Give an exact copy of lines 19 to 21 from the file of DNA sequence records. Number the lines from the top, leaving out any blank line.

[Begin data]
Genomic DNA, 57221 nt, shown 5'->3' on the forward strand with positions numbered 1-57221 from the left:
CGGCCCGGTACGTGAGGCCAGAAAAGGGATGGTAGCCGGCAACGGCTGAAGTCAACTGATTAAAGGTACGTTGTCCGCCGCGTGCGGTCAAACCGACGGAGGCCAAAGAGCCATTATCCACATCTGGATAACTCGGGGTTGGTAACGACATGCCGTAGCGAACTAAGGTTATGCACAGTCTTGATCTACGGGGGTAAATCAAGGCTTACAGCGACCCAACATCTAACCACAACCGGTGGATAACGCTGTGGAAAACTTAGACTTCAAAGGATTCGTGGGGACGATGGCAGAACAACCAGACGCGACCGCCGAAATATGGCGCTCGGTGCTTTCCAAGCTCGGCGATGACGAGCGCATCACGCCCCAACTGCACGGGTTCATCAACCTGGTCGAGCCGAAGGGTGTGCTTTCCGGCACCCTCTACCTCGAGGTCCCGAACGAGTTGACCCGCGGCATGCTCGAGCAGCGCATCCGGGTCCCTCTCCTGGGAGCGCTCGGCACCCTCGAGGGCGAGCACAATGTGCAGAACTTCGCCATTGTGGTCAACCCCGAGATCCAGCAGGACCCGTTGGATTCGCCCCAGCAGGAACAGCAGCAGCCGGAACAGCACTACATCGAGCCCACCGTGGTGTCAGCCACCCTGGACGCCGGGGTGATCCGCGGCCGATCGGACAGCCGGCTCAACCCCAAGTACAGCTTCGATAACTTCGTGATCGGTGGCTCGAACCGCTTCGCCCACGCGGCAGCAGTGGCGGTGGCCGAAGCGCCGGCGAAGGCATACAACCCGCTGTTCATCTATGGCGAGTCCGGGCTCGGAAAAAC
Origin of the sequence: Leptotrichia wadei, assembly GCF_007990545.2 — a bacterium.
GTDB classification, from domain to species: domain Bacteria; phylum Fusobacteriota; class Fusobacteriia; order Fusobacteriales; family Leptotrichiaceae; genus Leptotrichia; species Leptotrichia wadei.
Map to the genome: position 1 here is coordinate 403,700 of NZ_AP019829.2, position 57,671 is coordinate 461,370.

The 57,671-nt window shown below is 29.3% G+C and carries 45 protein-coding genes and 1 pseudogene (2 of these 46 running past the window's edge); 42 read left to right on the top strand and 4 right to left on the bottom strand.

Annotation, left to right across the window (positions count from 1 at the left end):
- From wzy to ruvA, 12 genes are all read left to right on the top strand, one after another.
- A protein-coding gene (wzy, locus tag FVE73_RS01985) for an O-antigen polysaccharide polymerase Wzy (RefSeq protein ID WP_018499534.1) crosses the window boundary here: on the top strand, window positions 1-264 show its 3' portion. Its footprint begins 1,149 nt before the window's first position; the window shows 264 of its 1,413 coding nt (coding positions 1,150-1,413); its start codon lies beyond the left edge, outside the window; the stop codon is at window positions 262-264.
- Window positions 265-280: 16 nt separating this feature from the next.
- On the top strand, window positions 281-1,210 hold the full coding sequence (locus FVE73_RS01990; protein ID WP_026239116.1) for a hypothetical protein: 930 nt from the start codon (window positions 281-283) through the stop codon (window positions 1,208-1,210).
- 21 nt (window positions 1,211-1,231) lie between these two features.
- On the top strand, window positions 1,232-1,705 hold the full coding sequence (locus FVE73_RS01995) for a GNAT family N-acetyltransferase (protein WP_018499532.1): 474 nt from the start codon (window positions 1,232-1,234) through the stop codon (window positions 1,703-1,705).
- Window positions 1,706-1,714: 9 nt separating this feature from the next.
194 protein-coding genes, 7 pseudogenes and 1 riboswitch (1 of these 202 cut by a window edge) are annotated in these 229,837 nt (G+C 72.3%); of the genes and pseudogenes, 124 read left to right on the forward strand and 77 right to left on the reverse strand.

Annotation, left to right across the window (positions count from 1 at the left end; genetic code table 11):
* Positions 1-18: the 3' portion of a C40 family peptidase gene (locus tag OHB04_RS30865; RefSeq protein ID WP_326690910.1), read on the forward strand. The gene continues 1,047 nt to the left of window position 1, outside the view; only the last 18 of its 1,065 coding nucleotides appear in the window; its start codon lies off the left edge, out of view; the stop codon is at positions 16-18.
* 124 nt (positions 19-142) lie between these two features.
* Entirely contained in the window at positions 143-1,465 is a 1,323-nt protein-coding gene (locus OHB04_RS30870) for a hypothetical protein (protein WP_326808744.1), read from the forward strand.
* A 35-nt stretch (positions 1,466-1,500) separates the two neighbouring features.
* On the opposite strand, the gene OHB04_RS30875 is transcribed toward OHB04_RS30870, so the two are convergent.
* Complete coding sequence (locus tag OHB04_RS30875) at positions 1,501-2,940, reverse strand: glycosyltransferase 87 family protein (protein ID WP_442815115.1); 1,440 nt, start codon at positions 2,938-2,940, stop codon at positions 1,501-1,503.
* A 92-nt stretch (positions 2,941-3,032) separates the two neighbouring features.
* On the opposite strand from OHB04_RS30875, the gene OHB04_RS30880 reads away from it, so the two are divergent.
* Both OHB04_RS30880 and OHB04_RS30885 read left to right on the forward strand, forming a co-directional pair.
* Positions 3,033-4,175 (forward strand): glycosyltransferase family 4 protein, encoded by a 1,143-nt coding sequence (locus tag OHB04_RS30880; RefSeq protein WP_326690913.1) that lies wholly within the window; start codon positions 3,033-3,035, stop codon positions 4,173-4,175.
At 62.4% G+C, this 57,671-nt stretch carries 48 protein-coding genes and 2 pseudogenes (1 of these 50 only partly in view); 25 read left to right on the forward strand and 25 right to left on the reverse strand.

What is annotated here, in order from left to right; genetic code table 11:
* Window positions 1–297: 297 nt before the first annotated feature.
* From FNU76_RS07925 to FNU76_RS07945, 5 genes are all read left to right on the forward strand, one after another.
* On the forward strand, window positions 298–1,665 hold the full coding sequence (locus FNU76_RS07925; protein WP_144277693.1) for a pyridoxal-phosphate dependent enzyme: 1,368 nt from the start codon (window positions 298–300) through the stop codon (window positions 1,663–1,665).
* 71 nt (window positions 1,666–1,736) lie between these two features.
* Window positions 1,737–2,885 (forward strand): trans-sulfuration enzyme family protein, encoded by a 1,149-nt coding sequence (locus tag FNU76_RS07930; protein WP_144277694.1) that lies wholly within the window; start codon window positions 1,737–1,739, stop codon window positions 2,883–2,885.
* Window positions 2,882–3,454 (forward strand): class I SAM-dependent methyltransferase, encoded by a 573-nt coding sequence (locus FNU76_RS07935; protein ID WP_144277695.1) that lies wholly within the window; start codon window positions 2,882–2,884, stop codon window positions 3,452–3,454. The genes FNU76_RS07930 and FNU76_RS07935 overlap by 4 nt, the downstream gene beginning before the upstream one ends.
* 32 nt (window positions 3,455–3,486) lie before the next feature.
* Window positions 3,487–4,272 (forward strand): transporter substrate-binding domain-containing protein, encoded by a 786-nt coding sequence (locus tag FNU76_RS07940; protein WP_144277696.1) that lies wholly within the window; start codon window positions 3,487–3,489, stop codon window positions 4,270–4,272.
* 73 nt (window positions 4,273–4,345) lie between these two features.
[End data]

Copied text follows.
* Entirely contained in the window at positions 143-1,465 is a 1,323-nt protein-coding gene (locus OHB04_RS30870) for a hypothetical protein (protein WP_326808744.1), read from the forward strand.
* A 35-nt stretch (positions 1,466-1,500) separates the two neighbouring features.
* On the opposite strand, the gene OHB04_RS30875 is transcribed toward OHB04_RS30870, so the two are convergent.